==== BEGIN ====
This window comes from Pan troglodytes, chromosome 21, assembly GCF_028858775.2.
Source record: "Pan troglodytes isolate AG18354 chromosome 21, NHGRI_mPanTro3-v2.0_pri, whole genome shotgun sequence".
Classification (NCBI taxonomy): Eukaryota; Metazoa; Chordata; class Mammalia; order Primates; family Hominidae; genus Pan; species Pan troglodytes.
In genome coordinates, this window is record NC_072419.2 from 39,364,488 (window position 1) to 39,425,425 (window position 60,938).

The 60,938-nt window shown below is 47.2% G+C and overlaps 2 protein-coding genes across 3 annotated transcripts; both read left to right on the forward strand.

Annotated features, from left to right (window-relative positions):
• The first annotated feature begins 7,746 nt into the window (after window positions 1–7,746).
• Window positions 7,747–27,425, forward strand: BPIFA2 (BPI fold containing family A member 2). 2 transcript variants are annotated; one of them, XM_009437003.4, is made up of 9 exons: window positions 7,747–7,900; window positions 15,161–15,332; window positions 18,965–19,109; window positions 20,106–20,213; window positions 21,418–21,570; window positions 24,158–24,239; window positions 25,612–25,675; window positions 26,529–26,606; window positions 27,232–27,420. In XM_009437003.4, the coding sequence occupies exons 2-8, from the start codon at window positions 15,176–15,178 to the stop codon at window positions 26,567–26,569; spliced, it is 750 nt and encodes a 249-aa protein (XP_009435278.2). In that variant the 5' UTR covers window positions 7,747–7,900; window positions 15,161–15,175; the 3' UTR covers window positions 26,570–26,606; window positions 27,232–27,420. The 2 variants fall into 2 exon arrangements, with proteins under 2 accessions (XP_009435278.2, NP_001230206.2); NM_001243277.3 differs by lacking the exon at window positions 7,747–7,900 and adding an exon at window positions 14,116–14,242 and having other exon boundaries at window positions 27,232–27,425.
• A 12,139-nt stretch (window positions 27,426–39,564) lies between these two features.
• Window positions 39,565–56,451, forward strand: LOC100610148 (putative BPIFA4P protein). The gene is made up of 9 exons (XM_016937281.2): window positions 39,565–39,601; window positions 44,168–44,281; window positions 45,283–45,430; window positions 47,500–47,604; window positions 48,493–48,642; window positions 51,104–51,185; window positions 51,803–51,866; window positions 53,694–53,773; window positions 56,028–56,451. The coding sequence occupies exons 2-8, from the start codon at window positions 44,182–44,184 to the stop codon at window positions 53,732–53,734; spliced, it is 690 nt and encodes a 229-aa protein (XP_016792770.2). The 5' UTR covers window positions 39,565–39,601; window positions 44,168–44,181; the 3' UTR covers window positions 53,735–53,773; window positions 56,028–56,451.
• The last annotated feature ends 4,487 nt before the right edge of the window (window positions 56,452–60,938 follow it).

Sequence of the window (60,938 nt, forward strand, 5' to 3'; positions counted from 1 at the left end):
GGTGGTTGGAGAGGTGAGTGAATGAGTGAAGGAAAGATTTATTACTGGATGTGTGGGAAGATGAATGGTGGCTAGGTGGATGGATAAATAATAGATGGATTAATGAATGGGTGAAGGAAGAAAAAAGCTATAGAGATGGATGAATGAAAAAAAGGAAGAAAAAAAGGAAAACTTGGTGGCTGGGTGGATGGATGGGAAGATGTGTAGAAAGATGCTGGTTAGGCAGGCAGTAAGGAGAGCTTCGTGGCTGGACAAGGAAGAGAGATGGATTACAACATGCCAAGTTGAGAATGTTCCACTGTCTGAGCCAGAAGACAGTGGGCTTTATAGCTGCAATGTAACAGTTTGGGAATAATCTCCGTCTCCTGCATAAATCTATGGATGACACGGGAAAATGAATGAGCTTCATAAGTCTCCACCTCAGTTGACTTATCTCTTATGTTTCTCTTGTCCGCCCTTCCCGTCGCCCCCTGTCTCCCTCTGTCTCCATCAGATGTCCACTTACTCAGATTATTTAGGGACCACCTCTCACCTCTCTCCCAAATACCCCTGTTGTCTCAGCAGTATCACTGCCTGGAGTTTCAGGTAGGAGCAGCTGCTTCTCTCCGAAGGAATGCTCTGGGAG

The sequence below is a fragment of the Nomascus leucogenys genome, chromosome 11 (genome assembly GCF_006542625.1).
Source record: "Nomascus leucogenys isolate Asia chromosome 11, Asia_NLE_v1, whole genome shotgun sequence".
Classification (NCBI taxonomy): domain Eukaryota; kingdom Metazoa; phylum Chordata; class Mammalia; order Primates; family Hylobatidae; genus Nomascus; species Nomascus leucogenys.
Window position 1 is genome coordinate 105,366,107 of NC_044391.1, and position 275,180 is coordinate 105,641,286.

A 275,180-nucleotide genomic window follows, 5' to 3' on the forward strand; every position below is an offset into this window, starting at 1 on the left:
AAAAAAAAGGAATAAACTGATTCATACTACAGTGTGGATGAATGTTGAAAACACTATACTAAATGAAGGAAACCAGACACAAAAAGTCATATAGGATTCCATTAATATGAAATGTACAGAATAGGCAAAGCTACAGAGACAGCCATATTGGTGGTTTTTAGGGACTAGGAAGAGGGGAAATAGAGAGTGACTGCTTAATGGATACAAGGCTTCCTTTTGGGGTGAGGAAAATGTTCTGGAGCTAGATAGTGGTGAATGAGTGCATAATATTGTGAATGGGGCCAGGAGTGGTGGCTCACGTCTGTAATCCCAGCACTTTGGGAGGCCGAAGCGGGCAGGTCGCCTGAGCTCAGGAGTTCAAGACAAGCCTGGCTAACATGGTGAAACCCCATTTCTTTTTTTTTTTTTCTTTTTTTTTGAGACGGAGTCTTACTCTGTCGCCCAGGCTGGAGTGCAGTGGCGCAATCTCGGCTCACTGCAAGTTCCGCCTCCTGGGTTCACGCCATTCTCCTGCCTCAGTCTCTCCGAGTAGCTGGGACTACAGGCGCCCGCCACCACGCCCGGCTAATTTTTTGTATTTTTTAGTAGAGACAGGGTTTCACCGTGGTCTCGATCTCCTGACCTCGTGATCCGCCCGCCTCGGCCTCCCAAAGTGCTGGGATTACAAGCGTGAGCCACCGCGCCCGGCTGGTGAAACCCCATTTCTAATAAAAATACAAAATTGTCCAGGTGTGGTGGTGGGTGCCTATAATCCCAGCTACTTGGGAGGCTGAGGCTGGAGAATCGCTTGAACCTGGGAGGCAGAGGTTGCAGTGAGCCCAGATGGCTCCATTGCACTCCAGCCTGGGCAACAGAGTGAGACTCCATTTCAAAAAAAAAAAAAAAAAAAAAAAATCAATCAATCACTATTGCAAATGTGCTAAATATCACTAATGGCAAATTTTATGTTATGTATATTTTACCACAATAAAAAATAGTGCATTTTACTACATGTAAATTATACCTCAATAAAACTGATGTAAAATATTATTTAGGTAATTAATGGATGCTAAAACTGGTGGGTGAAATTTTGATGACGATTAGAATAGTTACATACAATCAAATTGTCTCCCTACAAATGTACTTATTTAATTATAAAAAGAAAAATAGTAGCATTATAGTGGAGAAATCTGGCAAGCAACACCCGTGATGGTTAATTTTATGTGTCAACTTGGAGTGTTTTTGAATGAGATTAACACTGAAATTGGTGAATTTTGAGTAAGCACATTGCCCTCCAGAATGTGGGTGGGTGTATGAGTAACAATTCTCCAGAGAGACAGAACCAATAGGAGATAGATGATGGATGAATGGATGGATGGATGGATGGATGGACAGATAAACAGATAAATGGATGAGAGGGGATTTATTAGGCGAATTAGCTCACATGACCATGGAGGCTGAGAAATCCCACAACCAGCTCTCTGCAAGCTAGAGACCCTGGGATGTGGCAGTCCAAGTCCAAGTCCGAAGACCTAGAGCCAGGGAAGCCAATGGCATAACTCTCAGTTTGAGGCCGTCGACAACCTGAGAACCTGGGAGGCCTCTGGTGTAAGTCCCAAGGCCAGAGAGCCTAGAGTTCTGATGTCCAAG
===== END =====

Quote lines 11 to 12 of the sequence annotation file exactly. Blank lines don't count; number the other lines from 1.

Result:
• The last annotated feature ends 4,487 nt before the right edge of the window (window positions 56,452–60,938 follow it).

Sequence of the window (60,938 nt, forward strand, 5' to 3'; positions counted from 1 at the left end):